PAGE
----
Getting in to metaprogramming

Steven D'Aprano steven at REMOVE.THIS.cybersource.com.au
Thu Nov 27 01:29:05 CET 2008


On Thu, 27 Nov 2008 06:41:47 +0200, Hendrik van Rooyen wrote:

> I am using the term in the restricted sense of Python writing Python
> source.
> 
> Given that, can anybody think of an example that you could not do with a
> class?  (excepting the "stored procedure" aspect)

GUI designer. You write a program to let the user create code by clicking 
buttons, dragging objects, drawing lines, etc. The GUI designer may use 
classes, but the purpose of those classes is to generate source code.

Testing code speed... you might have some functions with a loop, and you 
want to unroll the loop as an optimization. If you have one function, you 
can unroll it yourself. If you have a hundred such functions, you might 
want to write a program to do it. (Yes, I'm stretching...)

Don't like that Python doesn't optimize tail-recursion? Then write a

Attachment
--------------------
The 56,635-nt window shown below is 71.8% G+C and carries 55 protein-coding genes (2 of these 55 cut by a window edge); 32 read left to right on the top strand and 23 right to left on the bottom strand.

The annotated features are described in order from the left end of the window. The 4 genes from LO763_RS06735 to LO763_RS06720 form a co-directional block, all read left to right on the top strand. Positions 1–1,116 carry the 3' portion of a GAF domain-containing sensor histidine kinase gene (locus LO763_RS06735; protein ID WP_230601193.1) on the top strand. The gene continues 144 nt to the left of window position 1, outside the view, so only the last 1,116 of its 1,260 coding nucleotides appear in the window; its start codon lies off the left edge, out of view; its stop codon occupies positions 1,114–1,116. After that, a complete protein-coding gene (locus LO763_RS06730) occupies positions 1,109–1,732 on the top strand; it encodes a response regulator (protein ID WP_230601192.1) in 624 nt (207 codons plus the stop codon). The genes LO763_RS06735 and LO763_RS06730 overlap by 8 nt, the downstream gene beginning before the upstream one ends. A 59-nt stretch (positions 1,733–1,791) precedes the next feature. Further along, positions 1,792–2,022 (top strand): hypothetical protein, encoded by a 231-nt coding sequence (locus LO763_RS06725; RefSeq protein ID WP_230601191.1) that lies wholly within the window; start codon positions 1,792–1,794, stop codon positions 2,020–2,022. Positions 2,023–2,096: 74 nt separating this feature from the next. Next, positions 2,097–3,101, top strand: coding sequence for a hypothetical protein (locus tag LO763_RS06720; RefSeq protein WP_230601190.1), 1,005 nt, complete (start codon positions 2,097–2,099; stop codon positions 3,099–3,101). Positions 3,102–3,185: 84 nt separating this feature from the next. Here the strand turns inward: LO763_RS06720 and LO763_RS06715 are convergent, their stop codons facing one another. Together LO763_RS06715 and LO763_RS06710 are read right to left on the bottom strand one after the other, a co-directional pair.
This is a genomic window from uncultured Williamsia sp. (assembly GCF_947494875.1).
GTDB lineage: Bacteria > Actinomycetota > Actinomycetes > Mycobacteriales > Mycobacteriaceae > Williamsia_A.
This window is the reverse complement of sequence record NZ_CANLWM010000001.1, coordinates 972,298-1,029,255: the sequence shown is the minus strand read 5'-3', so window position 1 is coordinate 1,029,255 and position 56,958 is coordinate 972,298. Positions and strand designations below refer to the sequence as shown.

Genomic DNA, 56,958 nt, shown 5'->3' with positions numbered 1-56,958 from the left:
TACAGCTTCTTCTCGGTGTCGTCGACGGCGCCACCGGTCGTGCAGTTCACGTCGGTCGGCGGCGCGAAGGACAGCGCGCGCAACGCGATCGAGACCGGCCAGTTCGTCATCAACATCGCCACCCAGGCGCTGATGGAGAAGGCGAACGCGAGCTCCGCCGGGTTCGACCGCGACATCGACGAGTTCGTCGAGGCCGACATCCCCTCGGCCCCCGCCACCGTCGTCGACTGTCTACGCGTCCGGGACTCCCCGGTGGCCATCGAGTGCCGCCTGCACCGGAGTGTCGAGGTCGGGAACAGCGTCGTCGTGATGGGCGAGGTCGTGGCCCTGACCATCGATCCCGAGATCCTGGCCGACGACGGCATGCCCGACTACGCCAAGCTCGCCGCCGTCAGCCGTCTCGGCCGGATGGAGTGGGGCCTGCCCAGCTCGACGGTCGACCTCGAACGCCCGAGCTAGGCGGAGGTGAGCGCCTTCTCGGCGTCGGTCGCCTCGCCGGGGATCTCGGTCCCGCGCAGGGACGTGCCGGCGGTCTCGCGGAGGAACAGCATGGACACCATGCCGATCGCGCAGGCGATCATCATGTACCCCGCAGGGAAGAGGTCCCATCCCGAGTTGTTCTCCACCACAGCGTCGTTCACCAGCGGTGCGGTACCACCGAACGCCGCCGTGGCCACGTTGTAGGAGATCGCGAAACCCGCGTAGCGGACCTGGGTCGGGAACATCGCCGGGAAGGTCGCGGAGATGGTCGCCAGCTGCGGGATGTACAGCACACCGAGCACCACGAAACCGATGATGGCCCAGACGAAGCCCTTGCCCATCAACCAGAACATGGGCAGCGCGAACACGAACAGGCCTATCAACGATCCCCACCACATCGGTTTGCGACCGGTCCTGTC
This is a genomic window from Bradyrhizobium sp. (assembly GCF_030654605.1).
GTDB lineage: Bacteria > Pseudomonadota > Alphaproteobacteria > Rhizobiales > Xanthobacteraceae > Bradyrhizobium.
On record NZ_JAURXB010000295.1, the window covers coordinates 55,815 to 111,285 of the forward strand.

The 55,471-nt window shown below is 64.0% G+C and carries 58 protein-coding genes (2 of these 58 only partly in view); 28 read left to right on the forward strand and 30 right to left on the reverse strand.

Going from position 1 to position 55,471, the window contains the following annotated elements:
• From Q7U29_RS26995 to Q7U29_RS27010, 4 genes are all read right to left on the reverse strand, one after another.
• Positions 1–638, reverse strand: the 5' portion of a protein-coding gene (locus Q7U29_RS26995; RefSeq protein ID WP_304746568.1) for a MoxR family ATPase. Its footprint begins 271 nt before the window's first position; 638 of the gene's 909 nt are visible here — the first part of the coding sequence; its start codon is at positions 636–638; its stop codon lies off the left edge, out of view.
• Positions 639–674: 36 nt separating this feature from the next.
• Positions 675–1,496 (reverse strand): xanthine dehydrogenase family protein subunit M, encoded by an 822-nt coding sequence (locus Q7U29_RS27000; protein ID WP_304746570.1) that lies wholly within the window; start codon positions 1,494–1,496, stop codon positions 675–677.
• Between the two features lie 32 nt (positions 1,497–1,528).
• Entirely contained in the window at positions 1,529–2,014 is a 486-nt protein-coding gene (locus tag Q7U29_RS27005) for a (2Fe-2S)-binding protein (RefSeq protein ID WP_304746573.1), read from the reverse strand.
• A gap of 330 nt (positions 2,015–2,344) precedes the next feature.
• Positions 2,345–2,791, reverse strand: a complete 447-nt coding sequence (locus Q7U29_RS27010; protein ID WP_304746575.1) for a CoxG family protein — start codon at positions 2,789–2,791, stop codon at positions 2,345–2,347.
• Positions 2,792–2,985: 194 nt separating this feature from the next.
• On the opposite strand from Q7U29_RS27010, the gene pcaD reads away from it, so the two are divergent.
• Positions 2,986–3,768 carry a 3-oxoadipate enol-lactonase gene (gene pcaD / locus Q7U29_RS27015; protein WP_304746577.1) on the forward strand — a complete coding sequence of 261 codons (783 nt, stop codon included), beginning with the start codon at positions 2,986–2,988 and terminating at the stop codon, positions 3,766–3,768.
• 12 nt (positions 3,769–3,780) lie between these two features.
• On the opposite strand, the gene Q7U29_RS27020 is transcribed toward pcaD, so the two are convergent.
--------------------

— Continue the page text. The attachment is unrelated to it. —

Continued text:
source-code analyzer that detects tail-recursion and re-writes the 
function using a while loop. 

 
>> Thinking further back, when I was young and programming in Apple's
>> Hypercard 4GL, I used to frequently use Hypercard scripts to generate
>> new Hypercard scripts. That was to work around the limitations of the
>> scripting language.
> 
> What sort of stuff did you do, and would having had simple OO available
> have rendered it unnecessary?

It's been 20-odd years, and the examples were pretty trivial... I don't 
really recall exactly, but it would have been something like this:

* design a GUI involving lots of buttons on screen, each one with quite 
similar but not identical code;

* since Hypercard didn't have a layout manager, write a script to 
generate each button, place it where needed, and set the button's code.

Hypercard did have a message passing hierarchy (like inheritance for 
objects), so often you could take the button's code and place it in a 
higher level of the hierarchy (the card, the background, the stack), but 
there were odd cases where that wasn't enough.

Another example: Hypercard had a very limited number of GUI elements 
(text fields and buttons, basically) but I designed a slider control 
using a few buttons, each button with a custom script. To avoid needing 
to create and place the buttons by hand each time I wanted a slider, I 
had a script that did it for me. The script not only created the buttons, 
but it created the scripts used by the buttons. This wasn't as difficult 
as it sounds -- it was basically taking a template and doing some text 
replacements, then telling the button to use it as a script.



-- 
Steven



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